~ph14nix/sandglass

A TUI Habit Tracker

e6943b0 Update README: add nix build instructions and fix wording

2 months ago

df46d23 add default.nix and a NixOS build

4 months ago

#Sandglass

builds.sr.ht status

Sandglass is a minimalistic habit tracker. It lets you record the time you invested in a habit as well as some events associated with that habit. An event could be marking some progress or achievement, or anything you see as important to your commitment to the habit.

It visualizes the data in two ways.

  • Calendar. This is the most traditional visualization most habit trackers support: show for each day whether the habit was followed. Broken down into weeks, it's similar to Github's contribution chart.

  • Progress bar. This draws all the time you invested in a given habit as one continuous segment, not scaled with respect to the actual calendar time. And then adds the events associated with it as points on that segment. This way you can see how your investment in the habit corresponded to the outcomes so far. It serves as level bars often used in RPG games that show how much do you need to “farm” until the next “level up”.

Sandglass doesn't aid you in tracking the habits, it merely visualizes the data you put into a text file. It expects you to track your habits on paper (no devices, no distractions) and enter it into Sandglass once every few days.

Some of this was inspired by James Clear's Atomic Habits book, some with my own experience of building habits.

#Building

Pick one of the two options:

  1. Using Stack: run stack run and stack install.

  2. Using Archlinux package: run makepkg -si. This builds and installs the package with all the necessary dependencies.

  3. Using Nix: run nix-env -i -f default.nix.

#Configuration

Sandglass reads

  • habit definitions from ~/.config/sandglass/activities.txt and
  • the tracking entries from ~/.config/sandglass/log.txt.

Below are examples of syntax for these files. Parsers for these configs are very friendly, if you get something wrong, they'll help you fix it.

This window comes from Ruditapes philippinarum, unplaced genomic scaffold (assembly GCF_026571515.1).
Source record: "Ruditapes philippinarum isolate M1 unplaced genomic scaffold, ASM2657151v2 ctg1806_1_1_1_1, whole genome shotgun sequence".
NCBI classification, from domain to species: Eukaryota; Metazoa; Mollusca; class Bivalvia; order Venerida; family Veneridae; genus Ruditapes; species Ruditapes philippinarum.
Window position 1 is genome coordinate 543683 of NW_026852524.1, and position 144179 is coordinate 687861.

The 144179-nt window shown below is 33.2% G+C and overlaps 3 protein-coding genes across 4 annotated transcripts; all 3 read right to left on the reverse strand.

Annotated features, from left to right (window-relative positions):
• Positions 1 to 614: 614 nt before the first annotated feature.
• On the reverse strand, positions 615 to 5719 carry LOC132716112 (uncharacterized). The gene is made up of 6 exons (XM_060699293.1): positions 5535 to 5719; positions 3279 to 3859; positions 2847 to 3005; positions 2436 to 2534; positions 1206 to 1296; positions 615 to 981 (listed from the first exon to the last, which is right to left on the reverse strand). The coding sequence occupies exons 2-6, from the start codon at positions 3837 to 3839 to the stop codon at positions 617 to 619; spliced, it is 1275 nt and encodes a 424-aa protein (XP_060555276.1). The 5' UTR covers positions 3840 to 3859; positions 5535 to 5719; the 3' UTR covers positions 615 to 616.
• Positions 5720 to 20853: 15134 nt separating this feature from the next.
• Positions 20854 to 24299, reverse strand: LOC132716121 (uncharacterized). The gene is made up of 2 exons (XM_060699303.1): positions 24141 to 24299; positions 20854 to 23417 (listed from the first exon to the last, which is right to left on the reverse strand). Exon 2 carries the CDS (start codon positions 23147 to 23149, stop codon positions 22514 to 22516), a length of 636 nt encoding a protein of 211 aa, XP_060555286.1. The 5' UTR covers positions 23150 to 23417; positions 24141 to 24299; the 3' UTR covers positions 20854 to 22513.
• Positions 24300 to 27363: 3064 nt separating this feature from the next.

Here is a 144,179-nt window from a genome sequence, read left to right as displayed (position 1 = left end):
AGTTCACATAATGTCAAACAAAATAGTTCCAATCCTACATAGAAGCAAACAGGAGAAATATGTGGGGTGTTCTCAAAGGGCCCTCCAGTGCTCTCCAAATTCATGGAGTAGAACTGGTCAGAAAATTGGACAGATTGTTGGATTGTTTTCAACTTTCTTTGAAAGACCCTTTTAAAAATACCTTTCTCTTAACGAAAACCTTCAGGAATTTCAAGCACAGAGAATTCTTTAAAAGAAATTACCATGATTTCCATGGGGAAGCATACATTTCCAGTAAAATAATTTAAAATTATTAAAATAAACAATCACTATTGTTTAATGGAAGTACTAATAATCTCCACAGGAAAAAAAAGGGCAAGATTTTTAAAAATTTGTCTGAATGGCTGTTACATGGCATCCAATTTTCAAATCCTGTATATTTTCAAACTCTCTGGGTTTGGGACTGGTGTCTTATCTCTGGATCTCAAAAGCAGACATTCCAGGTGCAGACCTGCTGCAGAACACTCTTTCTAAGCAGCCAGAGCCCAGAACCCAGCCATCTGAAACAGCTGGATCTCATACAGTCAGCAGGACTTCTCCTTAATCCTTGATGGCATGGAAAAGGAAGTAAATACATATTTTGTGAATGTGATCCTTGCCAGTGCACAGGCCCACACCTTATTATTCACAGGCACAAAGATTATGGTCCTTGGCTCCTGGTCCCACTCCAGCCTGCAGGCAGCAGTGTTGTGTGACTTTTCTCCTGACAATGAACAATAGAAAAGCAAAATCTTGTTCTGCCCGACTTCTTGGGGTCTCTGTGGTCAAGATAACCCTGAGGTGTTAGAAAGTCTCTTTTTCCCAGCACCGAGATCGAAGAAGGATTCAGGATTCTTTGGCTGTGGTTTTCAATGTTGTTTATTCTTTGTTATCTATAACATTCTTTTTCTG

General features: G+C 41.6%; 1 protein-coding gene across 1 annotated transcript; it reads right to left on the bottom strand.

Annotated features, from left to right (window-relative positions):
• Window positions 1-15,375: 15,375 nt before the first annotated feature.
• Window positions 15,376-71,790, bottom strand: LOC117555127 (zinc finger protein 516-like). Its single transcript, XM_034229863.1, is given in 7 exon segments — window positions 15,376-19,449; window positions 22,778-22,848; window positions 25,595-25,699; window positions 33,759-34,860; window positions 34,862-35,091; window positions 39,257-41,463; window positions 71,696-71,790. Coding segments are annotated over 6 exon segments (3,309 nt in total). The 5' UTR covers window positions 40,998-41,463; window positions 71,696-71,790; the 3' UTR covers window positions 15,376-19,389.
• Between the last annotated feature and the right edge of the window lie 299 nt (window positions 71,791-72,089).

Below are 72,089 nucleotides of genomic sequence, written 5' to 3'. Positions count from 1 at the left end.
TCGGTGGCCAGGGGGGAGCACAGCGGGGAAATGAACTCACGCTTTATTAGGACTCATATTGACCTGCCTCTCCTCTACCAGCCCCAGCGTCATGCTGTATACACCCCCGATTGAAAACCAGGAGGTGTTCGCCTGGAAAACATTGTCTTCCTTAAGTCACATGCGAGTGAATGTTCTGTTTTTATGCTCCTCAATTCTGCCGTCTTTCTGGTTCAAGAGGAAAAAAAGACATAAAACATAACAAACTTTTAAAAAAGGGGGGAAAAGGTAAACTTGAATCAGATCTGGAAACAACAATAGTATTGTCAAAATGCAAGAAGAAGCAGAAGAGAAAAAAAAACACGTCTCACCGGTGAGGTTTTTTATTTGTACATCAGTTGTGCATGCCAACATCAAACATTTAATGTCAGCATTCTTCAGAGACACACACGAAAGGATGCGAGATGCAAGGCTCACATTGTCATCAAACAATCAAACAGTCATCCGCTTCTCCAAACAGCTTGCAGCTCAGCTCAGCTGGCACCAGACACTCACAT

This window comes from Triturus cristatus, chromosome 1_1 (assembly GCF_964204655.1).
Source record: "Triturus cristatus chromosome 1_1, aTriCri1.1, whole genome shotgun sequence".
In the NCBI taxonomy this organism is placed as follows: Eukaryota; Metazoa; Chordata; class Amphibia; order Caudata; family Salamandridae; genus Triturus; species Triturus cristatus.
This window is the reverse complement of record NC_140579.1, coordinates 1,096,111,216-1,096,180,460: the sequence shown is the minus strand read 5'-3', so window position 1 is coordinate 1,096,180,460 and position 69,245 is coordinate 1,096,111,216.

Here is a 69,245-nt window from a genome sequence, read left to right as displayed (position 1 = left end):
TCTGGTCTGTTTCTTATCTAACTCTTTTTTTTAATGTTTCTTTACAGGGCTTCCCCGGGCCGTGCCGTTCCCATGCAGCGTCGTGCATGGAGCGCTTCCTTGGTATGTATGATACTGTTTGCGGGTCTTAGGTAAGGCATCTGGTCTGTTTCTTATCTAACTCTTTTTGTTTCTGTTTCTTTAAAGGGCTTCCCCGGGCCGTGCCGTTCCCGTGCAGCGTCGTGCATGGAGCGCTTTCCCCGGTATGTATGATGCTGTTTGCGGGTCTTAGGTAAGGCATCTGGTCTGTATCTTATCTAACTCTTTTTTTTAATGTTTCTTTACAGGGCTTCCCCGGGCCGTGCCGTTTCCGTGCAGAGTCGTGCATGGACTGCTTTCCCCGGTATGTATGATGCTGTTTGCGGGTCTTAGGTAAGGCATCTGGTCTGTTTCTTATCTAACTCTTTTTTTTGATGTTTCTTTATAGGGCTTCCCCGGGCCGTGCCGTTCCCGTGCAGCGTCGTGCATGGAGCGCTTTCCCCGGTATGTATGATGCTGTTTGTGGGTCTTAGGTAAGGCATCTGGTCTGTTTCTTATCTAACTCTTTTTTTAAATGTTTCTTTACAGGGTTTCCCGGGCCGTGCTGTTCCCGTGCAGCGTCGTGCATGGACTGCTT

activities.txt:

# this is a comment

# Short unique habit identifier followed by a colon starts habit definition.
reading:
  description: Reading good books   # ← Abritrary string
  goal: 01:00                       # ← Daily goal, 1h in this example

running:
  description: Running outside
  goal: 00:30                   # ← Goal is to run for 30min each day
  archived: true                # ← This hides the habit from menus, in case
                                # you've quit it for now, but may get back
                                # to it later

log.txt:

# this is a comment

# Following entry means "read for 25min and ran for 1:10 on Jan 1":
2024-01-01
  00:25 reading
  01:10 running
  # ^ The syntax for time entry is <duration> <habit identifier>
2024-01-02
  02:00 reading tried Crime and Punishment, liked very much
  # ^ You can optionally add note after <habbit identifier>
2024-01-03
  reading finished Crime and Punishment
  # ^ This declares an event/archivement associated with the habit
  # The syntax is <habit identifier> <event description>
  01:05 reading
  00:25 running
  00:15 reading a bit more reading before bed
  # ^You can arbitrarily mix time entries and events inside the same day
  # multiple entries for the same habit are supported

#Vty config gotchas

This program uses vty Haskell library for terminal interaction. You can customize its behavior through the standard config file (in my case it was ~/.vty/config).

One useful thing you can do is setup a multi-column character tables for proper rendering of unicode emojis and Japanese symbols in your terminal. Run vty-build-width-table and put widthMap "$TERM" ".dat file produced by vty-build-width-table" in your ~/.vty/config.

If you're not using any odd symbols like emojis, you likely won't need this.

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